During the 1730s, the French Navy in the Caribbean played a significant part in policing the slave trade out of Port-au-Prince; as a result, a large number of French vessels were sunk by the pirate vessel Experto Crede, captained by the Assassin and ally of the Maroon rebellion, Adéwalé, who had also previously sunk a French Treasure Fleet commanded by a Templar Admiral.
During the Seven Years War, the ships of the French Navy were allied with the Colonial Assassins, helping them to secure control over the North Atlantic while fighting the British Royal Navy. Two of the French Navy's most powerful ships controlled the North Atlantic, the Couronne and the Formidable, but the Royal Navy Privateer and Templar, Shay Cormac, managed to sink these ships and cripple their naval power with his ship, Morrigan.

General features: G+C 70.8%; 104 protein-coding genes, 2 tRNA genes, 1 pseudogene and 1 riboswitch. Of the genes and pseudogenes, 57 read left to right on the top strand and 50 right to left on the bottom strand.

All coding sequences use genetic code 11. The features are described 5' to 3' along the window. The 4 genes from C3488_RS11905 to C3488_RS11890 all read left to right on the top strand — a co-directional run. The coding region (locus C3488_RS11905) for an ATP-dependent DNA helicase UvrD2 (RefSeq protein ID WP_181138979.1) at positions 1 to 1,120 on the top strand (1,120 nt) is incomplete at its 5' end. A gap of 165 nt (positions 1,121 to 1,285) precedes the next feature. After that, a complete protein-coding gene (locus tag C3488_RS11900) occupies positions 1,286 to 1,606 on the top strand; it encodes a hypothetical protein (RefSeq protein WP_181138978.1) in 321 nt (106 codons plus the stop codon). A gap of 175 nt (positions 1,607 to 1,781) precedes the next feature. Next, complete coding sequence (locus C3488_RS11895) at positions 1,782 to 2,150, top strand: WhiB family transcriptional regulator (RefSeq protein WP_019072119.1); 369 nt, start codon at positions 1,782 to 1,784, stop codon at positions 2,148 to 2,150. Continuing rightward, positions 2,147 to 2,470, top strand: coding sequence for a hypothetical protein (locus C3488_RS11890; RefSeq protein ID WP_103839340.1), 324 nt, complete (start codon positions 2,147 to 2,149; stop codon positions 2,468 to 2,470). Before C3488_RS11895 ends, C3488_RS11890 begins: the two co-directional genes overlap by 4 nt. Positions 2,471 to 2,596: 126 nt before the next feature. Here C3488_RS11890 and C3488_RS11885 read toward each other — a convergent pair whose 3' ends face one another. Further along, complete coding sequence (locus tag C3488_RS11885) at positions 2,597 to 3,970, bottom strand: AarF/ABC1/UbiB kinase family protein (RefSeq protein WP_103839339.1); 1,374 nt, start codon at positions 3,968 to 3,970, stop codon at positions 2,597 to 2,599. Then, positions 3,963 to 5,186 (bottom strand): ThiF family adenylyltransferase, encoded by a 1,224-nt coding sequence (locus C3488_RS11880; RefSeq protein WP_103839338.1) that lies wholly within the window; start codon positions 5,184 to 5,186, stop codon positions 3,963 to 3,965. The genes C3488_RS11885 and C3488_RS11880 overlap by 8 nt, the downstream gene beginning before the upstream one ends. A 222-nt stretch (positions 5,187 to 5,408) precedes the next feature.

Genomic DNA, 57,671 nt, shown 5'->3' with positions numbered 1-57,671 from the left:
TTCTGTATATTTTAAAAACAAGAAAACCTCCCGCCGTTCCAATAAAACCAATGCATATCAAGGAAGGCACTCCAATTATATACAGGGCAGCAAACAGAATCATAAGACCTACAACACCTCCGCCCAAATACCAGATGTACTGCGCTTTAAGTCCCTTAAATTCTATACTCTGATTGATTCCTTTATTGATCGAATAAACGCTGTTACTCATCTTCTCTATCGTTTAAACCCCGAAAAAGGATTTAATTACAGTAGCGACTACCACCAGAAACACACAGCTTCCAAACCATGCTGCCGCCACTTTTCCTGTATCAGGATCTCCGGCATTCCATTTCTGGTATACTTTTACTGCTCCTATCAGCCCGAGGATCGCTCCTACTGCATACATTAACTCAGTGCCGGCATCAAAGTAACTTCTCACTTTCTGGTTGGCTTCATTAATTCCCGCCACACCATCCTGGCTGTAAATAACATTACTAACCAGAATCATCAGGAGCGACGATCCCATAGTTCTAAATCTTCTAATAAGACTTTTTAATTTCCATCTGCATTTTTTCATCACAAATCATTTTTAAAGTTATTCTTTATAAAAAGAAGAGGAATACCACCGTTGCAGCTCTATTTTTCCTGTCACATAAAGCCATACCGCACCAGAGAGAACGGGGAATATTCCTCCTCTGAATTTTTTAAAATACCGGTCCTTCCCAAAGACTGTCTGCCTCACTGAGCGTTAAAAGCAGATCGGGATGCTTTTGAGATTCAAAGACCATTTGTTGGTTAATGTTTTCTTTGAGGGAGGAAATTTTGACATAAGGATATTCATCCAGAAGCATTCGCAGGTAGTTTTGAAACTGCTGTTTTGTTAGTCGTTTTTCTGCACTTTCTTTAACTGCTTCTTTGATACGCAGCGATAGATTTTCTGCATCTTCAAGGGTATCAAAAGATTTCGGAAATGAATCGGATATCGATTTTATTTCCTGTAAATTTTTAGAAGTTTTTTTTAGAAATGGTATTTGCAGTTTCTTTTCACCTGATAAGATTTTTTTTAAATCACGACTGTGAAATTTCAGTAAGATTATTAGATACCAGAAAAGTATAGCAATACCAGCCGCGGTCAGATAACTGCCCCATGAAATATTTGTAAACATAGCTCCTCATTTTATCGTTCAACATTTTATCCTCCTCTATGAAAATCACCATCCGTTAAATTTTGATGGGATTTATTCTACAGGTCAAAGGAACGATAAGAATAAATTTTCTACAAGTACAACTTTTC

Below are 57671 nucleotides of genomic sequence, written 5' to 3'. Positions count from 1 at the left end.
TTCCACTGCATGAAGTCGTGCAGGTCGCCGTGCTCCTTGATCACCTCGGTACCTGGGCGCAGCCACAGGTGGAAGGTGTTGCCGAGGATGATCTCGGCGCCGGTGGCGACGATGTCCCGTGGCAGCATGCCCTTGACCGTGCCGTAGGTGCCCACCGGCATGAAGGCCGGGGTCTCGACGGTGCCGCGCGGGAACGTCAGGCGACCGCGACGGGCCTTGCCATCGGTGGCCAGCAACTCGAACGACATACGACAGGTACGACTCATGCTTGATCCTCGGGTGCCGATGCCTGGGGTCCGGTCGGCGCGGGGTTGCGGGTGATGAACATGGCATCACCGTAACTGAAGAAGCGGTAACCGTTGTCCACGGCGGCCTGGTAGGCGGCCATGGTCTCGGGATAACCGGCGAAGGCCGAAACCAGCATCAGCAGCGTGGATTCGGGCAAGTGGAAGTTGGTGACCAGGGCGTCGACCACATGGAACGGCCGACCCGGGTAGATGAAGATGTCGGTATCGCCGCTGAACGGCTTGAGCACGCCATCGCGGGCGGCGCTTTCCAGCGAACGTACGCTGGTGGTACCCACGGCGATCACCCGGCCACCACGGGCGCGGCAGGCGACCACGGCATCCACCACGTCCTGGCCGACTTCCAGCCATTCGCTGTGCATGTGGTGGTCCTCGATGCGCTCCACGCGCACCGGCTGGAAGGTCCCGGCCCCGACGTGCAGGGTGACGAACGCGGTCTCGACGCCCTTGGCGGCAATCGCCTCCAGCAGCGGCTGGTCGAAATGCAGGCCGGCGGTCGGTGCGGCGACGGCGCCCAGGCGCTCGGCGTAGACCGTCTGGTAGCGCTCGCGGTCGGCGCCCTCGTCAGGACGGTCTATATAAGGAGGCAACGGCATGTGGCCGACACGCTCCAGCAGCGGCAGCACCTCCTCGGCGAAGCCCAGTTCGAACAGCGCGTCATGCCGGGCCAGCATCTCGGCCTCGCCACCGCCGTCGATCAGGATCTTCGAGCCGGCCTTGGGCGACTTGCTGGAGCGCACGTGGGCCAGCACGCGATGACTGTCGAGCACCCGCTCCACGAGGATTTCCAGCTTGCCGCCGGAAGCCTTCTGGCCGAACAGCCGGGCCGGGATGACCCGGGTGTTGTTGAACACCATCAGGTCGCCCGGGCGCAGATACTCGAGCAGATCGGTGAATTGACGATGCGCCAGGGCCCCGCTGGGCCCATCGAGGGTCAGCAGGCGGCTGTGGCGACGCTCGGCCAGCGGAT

In 1776, before France openly joined the American Revolutionary War, the French navy secretly transported supplies for the Continental Army with ships repainted and renamed to appear Spanish. One of these ships, La Belladonna, was escorted through the Caribbean Sea by the USS Randolph before being abandoned. The Aquila resumed her escort and defended her when Nicholas Biddle alerted a British Man O' War to her location.
Two years later, General John Sullivan caused a scandal when he wrote a letter criticizing the French's withdrawal at the Battle of Rhode Island. The Colonial Assassins' leader, Connor, sent his recruits to convince Admiral d'Estaing to ignore Sullivan's comments.
In 1781, the Aquila aided the French against the Royal Navy during the Battle of the Chesapeake. In return, Connor asked Admiral de Grasse to send a fleet, disguised as British ships, to bombard New York's militarized district, allowing him to infiltrate Fort George and assassinate Charles Lee.